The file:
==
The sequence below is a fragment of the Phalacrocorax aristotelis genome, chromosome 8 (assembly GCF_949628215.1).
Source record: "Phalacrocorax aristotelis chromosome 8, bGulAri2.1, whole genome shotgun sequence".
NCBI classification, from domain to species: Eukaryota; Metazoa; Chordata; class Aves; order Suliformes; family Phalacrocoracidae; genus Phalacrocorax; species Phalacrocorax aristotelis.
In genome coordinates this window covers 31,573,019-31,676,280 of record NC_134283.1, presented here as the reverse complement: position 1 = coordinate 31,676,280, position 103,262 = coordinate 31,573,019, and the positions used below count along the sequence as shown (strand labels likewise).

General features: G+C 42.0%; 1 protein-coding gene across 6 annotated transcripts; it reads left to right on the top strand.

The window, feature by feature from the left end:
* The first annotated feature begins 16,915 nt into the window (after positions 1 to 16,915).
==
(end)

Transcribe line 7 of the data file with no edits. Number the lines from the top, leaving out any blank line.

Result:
* The first annotated feature begins 16,915 nt into the window (after positions 1 to 16,915).